There simply is no guarantee that your child will "make it" in show business no matter what you do. There are some things you can do to increase their chances, but the competition is endless. If you have a child who appears to have a talent for performing and enjoys it, do not rush them out to Hollywood; start with a local class.
Explore your city or state for acting classes that will accept children. An acting class is vital to teach the child the craft and make contacts. Check local universities for summer acting programs, as well as any local professional theaters. If you live in a city with a youth theater, most of them offer acting classes as part of their mission.
Take a high-quality head shot of the child and prepare a resume. The photo must be a head-and-shoulder's shot with the child looking directly into the camera. The child must not be dressed in low-cut clothes or wear heavy makeup. Add any classes or performances the child participants in to the resume.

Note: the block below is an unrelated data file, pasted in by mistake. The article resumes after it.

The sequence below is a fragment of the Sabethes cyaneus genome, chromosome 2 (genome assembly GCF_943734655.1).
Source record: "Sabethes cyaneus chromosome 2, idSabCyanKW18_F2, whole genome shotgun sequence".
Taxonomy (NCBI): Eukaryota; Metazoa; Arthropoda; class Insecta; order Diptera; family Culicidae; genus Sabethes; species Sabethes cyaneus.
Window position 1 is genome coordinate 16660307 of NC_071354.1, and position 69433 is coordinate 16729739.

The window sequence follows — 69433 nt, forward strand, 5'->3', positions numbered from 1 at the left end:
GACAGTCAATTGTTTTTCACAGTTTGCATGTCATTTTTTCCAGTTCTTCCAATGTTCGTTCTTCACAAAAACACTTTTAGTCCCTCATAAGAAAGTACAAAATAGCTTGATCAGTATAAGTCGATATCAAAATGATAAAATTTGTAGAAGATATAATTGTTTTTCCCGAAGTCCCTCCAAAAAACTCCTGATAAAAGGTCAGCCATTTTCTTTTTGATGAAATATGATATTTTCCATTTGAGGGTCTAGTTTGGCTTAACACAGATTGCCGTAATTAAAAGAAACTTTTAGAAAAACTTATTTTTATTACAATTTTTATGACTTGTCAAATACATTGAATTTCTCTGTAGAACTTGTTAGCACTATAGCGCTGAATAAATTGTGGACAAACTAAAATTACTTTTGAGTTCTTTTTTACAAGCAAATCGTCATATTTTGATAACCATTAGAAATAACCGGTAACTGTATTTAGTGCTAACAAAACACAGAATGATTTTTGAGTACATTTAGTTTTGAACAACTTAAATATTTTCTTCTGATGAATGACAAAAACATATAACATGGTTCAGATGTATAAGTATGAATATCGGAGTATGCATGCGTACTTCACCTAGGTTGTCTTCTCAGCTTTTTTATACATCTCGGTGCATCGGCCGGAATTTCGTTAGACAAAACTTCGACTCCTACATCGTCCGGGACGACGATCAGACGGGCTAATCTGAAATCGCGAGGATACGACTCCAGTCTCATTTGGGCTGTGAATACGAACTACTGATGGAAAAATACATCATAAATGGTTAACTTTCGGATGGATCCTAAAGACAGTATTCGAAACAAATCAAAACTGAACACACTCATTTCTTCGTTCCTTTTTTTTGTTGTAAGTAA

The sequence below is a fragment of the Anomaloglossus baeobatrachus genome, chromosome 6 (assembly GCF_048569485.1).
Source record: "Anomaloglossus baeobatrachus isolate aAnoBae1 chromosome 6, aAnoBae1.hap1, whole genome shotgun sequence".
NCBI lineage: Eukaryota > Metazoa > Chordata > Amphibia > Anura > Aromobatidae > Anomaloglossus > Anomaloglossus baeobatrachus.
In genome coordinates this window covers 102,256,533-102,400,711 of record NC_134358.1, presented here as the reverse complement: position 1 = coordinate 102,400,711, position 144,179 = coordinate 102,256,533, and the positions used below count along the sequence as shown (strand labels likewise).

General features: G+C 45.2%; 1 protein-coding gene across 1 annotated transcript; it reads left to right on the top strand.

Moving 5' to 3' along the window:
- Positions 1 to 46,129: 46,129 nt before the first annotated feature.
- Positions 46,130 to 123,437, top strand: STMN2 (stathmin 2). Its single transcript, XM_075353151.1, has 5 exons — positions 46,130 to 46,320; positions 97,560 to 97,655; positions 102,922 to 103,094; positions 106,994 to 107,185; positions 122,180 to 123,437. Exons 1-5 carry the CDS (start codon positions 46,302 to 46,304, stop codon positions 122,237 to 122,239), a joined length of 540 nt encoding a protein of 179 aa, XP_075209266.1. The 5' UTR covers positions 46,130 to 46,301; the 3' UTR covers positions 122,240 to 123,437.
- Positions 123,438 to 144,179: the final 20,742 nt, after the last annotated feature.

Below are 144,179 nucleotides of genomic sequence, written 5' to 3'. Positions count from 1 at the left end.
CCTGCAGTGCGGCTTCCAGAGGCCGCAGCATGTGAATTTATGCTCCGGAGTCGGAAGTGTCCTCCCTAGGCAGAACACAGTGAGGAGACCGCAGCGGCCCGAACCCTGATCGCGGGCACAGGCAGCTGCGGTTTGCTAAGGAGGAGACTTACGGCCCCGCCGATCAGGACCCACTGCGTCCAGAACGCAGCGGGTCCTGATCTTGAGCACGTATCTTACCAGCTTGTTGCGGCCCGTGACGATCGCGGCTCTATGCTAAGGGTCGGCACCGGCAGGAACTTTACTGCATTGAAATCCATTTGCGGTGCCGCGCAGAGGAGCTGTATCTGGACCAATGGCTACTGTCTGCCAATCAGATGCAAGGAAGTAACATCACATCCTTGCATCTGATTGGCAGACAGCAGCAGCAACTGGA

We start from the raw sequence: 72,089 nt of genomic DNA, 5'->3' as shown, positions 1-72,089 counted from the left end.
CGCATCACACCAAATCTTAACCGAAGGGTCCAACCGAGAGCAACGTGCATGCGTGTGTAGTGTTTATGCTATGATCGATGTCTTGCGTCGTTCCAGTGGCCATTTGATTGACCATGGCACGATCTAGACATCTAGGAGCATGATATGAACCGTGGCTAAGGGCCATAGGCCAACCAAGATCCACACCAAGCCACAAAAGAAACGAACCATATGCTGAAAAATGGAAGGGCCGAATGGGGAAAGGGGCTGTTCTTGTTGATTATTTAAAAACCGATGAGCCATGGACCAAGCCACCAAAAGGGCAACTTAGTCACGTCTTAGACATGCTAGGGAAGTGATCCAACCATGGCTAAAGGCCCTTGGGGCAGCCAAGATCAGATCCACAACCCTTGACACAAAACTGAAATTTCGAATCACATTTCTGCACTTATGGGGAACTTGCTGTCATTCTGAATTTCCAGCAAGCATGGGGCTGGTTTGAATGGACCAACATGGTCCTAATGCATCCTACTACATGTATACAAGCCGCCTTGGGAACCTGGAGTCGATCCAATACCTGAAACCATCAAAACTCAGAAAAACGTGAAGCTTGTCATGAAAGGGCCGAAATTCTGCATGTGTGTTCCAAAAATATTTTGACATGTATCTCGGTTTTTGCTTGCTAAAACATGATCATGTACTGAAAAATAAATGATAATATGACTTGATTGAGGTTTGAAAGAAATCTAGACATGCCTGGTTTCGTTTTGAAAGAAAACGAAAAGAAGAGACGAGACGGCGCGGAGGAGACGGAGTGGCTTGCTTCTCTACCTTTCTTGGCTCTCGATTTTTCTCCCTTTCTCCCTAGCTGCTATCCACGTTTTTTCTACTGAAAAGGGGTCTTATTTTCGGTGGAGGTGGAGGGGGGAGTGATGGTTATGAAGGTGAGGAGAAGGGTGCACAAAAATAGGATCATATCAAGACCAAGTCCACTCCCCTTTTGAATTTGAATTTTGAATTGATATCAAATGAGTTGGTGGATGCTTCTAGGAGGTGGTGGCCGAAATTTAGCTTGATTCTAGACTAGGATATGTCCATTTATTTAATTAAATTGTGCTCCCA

Seek an agent once the child has some valid resume credits. Agents must be licensed. Always research the background of any agent you encounter. You could also enlist a manager. An agent usually charges 10 to 15 percent of anything the child makes; an agent does not charge upfront fees.
Have the child take auditions whenever possible. Even unsuccessful auditions will give the child some experience. If you live near a university with a film department, make a habit of checking its casting calls for children. Student films are a good way for the child to get used to working in front of cameras.
Find an acting coach and have your child take weekly lessons to build his confidence and ability.
Once you have an agent, you could have auditions several times a week after school. It is up to you to help the child memorize the lines and read them comfortably.
You may need an entertainment work permit for your child to start acting.